Photographic Evidence Against Denethor's Plunge (Lord of the Rings film)
On a recent discussion regarding a scene in New Line Cinema's Lord of the Rings: The Return of the King, some members of the Barrow-Downs were highlighting some of the absurdity of Peter Jackson's portrayal of the Steward of Gondor's final moments. (If you haven't seen the film, look away boys; here there be spoilers.)
In the book, Denethor's suicidal madness slackens for but a moment when he sees that his son Faramir yet lives, whom he thought was dead. Gandalf the White bursts upon the scene (minus his staff, because of another strange sequence where Gandalf is thrown to the ground like a helpless geezer under the power of the Witchking) and rides to the rescue. However, Gandalf himself actually does very little; Shadowfax delivers a hit to the Lord Denethor, while Pippin the hobbit rescues Faramir from the flames. The flaming Denethor despairs, and bolts from the burial chamber, and hurls himself off the very pinnacle of Gondor.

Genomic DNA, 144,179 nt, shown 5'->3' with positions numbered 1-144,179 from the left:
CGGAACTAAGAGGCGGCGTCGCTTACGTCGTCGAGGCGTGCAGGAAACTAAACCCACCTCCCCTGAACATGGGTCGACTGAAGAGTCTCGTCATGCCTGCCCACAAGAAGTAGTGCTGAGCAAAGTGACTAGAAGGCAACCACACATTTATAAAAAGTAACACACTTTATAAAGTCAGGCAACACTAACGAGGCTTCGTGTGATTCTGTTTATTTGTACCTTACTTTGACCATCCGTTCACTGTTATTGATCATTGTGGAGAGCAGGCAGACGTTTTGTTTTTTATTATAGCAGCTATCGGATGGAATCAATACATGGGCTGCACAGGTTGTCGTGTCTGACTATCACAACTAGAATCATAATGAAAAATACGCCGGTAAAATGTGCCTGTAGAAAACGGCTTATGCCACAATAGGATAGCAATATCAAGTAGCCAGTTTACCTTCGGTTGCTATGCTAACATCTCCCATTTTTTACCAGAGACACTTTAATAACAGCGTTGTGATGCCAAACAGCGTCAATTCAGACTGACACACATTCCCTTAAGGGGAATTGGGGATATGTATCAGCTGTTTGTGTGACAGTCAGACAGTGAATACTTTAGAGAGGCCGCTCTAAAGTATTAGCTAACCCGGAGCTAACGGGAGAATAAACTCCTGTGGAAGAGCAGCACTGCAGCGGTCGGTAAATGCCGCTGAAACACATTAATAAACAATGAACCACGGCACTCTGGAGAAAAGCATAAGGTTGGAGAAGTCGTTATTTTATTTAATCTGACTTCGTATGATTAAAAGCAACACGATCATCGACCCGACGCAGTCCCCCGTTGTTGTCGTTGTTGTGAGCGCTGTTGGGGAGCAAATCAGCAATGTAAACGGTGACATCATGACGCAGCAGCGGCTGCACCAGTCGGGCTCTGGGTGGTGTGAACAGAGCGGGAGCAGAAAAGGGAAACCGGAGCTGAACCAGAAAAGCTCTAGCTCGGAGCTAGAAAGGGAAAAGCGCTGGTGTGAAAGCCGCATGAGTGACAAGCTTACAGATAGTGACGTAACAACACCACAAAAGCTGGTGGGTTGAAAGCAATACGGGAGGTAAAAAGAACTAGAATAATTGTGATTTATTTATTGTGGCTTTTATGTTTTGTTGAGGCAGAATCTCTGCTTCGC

There is one problem with this sequence. It is totally and in all other ways inconceivable.
Overhead shot of the pinnacle of Gondor, showing the distance across the courtyard.
Level shot of courtyard.
Pippin stalking the guards carrying Faramir behind Denethor. This picture shows the distance of the bridge Denethor would have needed to run from the burial chamber.
Side shot shot showing the incredible length of the bridge to Rath Dínen, as well as showing Denethor would have had to run up several stories' worth of steps!
Final shot showing the path Denethor traversed to get to the tip and launch himself into a flaming oblivion.
From these pictures, IT IS CLEAR THAT DENETHOR COULD NOT HAVE MADE THIS LONG-DISTANCE SPRINT WHILE AFLAME. This dash would have taken him at least three minutes to make, counting his trip back through the hallways leading back to the Silent Street, the long bridge, the flights of stairs and the courtyard.